My dad was in the military, so I moved around a lot as a kid. Growing up, I learned some critical skills for coping. I could make friends really easily. And then just as quickly, I could forget about them when my family moved to the next base. It was necessary. Otherwise, I would have been in tears for the majority of my childhood. All of my friends were military kids too, so somebody’s best friend was always moving away.
It wasn’t until right before I graduated high school that I found friends who would end up being my ride-or-die’s even now, over 20 years later. I realized, as school was ending, that I didn’t have a crew. I attached myself to a group of girls who were always doing something fun, and they haven’t been able to get rid of me since.
A few months ago, a friend from back in the day sent a couple of pictures of me via Facebook messenger. When I saw them, I cried. I don’t have many pictures of myself from middle school, and since I’ve lost track of everyone I knew back then except for this one friend, I can’t reach out to anyone else to see if they have pictures that I might be in. That entire time of my life is undocumented except for the few things that I can occasionally remember.
I want a different experience for my children. When I look at folks who have friends from elementary, or even preschool, it makes me wish I had people in my life who knew me since forever. It makes for a different kind of friendship. Growing up with someone from childhood until adulthood means that you have someone else who can corroborate your experiences. Your memories have a bigger chance of never being forgotten because it’s not just you trying to remember things.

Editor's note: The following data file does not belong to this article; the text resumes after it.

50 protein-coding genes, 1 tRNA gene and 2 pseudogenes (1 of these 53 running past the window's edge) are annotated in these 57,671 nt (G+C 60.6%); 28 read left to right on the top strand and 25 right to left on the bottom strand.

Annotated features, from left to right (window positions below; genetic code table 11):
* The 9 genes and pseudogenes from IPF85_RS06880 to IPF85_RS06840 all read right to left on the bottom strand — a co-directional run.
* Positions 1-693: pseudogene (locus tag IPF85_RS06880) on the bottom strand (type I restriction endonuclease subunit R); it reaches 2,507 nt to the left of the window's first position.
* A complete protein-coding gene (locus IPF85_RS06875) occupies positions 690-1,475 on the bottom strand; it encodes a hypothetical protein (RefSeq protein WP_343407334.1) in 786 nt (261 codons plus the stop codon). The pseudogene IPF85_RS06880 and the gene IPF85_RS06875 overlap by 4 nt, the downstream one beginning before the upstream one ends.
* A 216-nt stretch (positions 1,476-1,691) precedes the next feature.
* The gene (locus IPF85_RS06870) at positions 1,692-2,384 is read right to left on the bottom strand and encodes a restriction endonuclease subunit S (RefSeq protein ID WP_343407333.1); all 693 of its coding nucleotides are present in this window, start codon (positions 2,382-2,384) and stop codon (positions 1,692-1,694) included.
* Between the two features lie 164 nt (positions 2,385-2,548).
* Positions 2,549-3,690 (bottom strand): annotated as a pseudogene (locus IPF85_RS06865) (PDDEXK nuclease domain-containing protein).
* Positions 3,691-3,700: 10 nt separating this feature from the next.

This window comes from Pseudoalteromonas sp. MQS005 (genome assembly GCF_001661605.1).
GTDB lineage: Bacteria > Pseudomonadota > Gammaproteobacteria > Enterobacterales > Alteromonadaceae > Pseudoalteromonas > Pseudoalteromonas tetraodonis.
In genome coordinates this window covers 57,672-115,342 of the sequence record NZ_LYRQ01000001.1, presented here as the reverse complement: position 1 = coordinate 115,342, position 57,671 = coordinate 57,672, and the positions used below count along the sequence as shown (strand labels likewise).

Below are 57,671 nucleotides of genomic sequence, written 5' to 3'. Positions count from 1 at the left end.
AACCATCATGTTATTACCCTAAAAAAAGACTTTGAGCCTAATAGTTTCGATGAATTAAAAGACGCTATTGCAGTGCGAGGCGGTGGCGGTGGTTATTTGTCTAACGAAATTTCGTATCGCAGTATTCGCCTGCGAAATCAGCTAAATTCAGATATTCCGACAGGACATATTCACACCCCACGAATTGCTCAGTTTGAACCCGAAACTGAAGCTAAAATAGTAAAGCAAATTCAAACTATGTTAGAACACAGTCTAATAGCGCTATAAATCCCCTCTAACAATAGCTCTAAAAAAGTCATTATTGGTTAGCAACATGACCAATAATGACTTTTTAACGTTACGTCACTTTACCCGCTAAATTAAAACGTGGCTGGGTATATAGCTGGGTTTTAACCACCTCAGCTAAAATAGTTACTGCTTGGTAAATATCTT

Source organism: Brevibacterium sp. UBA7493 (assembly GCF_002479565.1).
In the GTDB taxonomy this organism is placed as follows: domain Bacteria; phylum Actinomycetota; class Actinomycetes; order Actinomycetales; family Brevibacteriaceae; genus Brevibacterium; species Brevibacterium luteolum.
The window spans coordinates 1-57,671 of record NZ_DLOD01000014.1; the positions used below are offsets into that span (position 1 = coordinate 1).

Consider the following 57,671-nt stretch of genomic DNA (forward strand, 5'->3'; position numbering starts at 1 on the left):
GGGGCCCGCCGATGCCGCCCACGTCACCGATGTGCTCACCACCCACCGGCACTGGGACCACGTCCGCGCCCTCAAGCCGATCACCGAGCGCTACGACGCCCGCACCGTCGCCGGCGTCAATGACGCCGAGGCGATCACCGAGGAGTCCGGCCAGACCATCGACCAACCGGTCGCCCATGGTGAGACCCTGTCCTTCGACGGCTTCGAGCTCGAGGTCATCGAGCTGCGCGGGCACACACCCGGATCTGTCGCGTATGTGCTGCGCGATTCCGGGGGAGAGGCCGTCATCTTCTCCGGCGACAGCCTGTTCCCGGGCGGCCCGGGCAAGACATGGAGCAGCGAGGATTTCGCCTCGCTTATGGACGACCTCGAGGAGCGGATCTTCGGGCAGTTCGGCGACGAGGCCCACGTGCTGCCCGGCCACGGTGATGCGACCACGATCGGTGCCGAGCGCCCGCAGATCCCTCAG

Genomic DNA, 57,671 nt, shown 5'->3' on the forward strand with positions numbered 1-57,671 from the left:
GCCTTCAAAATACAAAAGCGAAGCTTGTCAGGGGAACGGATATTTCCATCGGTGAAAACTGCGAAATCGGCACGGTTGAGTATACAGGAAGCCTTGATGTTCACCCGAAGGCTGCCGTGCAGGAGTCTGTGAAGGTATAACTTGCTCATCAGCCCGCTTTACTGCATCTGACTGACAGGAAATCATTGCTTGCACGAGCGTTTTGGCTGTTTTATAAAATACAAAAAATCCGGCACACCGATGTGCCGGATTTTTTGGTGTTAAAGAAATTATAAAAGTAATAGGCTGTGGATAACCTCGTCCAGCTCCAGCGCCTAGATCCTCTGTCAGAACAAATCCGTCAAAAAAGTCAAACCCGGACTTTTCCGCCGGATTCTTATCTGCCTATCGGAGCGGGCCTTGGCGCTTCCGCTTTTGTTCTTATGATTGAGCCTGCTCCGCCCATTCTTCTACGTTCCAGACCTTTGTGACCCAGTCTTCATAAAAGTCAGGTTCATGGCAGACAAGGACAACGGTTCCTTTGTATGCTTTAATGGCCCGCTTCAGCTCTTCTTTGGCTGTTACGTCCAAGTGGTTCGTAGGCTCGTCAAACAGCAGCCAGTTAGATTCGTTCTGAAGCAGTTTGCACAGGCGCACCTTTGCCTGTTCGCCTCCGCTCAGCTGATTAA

Do I feel like I missed out on something in life by not having friends from when I was a kid? Absolutely. There’s always been a sense of instability because of my family’s constant moving. At least if I was still close to people who were at the different places I lived, maybe I wouldn’t have so many instances where I feel like I don’t belong anywhere.
My husband didn’t grow up that way. He still knows tons of people from his childhood, and whenever they get together, they have fun stories to tell and memories to share. I watch them laughing and talking about how things used to be and feel a bit envious. When you have friends who are as old and go as far back as that, it teaches you how to value relationships. You also have a stronger sense of self-confidence because you know where you came from — and you have proof.
I’m setting my kids up now to have long-lasting childhood friendships. It takes work on my part, but I’m finding that other parents seem to be just as interested in keeping our kids connected as I am. We started by putting my daughter in a school that only has one class per grade and that goes up to the 8th grade. We lose a student or two each year, but for the most part, these kids do everything together. From basketball to Girl Scouts, playdates,and summer camp, those friendship seeds are being planted deep. At just 9 years old, my daughter already has four solid years of relationship-building with most of the kids, and 5 or 6 with the ones who came from preschool with her.
It’s a bit of a heavy-handed approach, I know. Maybe I’m projecting some of my issues on the situation. The worst thing that could come from working to make sure my children stay close to their childhood friends is that they stay close to their childhood friends. I’m helping to preserve their memories. When they’re adults and recounting the fun they had with their adolescent buddies, they’ll thank me for it.